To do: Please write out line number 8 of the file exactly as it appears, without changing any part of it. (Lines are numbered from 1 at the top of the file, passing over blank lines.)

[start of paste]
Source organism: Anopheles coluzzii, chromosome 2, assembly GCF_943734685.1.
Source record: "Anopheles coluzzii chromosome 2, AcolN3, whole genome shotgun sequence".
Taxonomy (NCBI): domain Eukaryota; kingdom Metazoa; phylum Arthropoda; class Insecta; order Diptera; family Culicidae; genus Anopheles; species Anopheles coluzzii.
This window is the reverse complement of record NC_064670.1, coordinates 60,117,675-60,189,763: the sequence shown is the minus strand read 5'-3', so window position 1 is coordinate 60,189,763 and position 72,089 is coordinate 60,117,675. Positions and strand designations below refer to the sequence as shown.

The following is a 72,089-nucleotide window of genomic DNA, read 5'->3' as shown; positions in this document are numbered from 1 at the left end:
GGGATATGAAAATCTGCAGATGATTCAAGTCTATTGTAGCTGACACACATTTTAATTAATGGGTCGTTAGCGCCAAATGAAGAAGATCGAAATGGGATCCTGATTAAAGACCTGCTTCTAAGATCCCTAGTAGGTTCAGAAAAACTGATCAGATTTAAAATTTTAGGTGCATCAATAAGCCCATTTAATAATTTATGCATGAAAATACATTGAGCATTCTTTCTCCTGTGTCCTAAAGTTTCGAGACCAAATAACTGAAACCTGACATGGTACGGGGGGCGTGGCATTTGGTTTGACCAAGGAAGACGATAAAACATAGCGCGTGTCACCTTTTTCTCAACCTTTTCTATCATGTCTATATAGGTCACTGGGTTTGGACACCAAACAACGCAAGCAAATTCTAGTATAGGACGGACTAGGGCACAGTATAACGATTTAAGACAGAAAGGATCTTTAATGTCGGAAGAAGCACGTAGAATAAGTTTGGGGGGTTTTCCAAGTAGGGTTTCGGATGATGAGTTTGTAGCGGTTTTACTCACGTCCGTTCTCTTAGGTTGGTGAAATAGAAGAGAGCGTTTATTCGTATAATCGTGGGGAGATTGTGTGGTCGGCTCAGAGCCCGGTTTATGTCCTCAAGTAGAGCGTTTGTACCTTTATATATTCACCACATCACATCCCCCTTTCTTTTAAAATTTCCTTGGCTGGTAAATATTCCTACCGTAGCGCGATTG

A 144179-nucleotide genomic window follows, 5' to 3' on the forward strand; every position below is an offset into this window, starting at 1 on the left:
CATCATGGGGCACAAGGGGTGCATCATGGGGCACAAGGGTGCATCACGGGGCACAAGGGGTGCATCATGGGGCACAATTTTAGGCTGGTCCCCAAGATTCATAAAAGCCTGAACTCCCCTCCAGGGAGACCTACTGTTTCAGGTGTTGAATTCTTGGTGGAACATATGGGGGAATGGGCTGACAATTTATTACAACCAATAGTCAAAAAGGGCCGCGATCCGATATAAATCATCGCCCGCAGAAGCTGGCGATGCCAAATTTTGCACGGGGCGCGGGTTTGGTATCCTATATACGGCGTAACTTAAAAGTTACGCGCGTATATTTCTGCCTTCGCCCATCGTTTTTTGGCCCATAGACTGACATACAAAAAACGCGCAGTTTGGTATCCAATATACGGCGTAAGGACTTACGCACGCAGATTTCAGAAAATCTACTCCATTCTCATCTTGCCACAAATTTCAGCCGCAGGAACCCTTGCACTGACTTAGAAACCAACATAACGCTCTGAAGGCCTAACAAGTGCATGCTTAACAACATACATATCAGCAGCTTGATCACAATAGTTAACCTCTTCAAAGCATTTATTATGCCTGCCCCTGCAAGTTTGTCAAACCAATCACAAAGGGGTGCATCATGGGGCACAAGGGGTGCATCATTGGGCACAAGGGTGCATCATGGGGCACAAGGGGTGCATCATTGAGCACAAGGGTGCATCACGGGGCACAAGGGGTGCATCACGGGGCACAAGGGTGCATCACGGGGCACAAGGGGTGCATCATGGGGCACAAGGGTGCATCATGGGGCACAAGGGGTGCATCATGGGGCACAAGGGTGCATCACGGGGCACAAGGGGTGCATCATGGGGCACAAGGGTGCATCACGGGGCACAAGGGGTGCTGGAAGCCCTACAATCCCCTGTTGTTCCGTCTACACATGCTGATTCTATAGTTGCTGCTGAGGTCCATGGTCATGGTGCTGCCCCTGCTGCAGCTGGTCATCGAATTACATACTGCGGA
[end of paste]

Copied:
CATCATGGGGCACAAGGGGTGCATCATGGGGCACAAGGGTGCATCACGGGGCACAAGGGGTGCATCATGGGGCACAATTTTAGGCTGGTCCCCAAGATTCATAAAAGCCTGAACTCCCCTCCAGGGAGACCTACTGTTTCAGGTGTTGAATTCTTGGTGGAACATATGGGGGAATGGGCTGACAATTTATTACAACCAATAGTCAAAAAGGGCCGCGATCCGATATAAATCATCGCCCGCAGAAGCTGGCGATGCCAAATTTTGCACGGGGCGCGGGTTTGGTATCCTATATACGGCGTAACTTAAAAGTTACGCGCGTATATTTCTGCCTTCGCCCATCGTTTTTTGGCCCATAGACTGACATACAAAAAACGCGCAGTTTGGTATCCAATATACGGCGTAAGGACTTACGCACGCAGATTTCAGAAAATCTACTCCATTCTCATCTTGCCACAAATTTCAGCCGCAGGAACCCTTGCACTGACTTAGAAACCAACATAACGCTCTGAAGGCCTAACAAGTGCATGCTTAACAACATACATATCAGCAGCTTGATCACAATAGTTAACCTCTTCAAAGCATTTATTATGCCTGCCCCTGCAAGTTTGTCAAACCAATCACAAAGGGGTGCATCATGGGGCACAAGGGGTGCATCATTGGGCACAAGGGTGCATCATGGGGCACAAGGGGTGCATCATTGAGCACAAGGGTGCATCACGGGGCACAAGGGGTGCATCACGGGGCACAAGGGTGCATCACGGGGCACAAGGGGTGCATCATGGGGCACAAGGGTGCATCATGGGGCACAAGGGGTGCATCATGGGGCACAAGGGTGCATCACGGGGCACAAGGGGTGCATCATGGGGCACAAGGGTGCATCACGGGGCACAAGGGGTGCTGGAAGCCCTACAATCCCCTGTTGTTCCGTCTACACATGCTGATTCTATAGTTGCTGCTGAGGTCCATGGTCATGGTGCTGCCCCTGCTGCAGCTGGTCATCGAATTACATACTGCGGA